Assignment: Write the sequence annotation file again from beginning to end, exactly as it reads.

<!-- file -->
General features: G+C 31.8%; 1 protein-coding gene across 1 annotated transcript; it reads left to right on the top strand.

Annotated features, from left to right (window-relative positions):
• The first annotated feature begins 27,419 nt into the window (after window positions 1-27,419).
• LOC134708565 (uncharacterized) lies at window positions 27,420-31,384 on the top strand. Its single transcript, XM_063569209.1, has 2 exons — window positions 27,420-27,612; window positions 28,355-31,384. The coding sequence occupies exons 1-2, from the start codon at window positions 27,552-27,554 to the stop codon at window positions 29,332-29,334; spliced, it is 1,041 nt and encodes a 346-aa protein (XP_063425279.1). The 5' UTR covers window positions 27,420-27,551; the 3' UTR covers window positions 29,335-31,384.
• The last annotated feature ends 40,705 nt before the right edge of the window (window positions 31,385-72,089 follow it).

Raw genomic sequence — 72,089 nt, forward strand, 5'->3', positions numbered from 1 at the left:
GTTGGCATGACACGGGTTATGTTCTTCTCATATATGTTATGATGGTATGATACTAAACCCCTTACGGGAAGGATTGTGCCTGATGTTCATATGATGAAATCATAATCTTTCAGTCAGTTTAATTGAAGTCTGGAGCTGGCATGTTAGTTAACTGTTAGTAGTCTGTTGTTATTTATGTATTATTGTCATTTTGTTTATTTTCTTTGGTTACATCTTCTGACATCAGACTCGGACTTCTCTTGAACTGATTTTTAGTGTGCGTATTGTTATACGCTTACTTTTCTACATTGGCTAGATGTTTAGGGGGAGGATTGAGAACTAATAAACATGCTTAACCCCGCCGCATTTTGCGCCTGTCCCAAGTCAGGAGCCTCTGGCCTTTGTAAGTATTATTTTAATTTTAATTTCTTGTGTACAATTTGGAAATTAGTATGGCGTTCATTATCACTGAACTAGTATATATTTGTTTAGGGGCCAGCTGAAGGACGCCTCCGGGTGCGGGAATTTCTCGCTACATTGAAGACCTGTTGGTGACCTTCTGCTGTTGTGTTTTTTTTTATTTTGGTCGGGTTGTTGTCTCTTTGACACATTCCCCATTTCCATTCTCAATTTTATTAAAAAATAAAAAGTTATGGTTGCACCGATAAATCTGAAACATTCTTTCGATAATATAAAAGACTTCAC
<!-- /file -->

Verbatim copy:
General features: G+C 31.8%; 1 protein-coding gene across 1 annotated transcript; it reads left to right on the top strand.

Annotated features, from left to right (window-relative positions):
• The first annotated feature begins 27,419 nt into the window (after window positions 1-27,419).
• LOC134708565 (uncharacterized) lies at window positions 27,420-31,384 on the top strand. Its single transcript, XM_063569209.1, has 2 exons — window positions 27,420-27,612; window positions 28,355-31,384. The coding sequence occupies exons 1-2, from the start codon at window positions 27,552-27,554 to the stop codon at window positions 29,332-29,334; spliced, it is 1,041 nt and encodes a 346-aa protein (XP_063425279.1). The 5' UTR covers window positions 27,420-27,551; the 3' UTR covers window positions 29,335-31,384.
• The last annotated feature ends 40,705 nt before the right edge of the window (window positions 31,385-72,089 follow it).

Raw genomic sequence — 72,089 nt, forward strand, 5'->3', positions numbered from 1 at the left:
GTTGGCATGACACGGGTTATGTTCTTCTCATATATGTTATGATGGTATGATACTAAACCCCTTACGGGAAGGATTGTGCCTGATGTTCATATGATGAAATCATAATCTTTCAGTCAGTTTAATTGAAGTCTGGAGCTGGCATGTTAGTTAACTGTTAGTAGTCTGTTGTTATTTATGTATTATTGTCATTTTGTTTATTTTCTTTGGTTACATCTTCTGACATCAGACTCGGACTTCTCTTGAACTGATTTTTAGTGTGCGTATTGTTATACGCTTACTTTTCTACATTGGCTAGATGTTTAGGGGGAGGATTGAGAACTAATAAACATGCTTAACCCCGCCGCATTTTGCGCCTGTCCCAAGTCAGGAGCCTCTGGCCTTTGTAAGTATTATTTTAATTTTAATTTCTTGTGTACAATTTGGAAATTAGTATGGCGTTCATTATCACTGAACTAGTATATATTTGTTTAGGGGCCAGCTGAAGGACGCCTCCGGGTGCGGGAATTTCTCGCTACATTGAAGACCTGTTGGTGACCTTCTGCTGTTGTGTTTTTTTTTATTTTGGTCGGGTTGTTGTCTCTTTGACACATTCCCCATTTCCATTCTCAATTTTATTAAAAAATAAAAAGTTATGGTTGCACCGATAAATCTGAAACATTCTTTCGATAATATAAAAGACTTCAC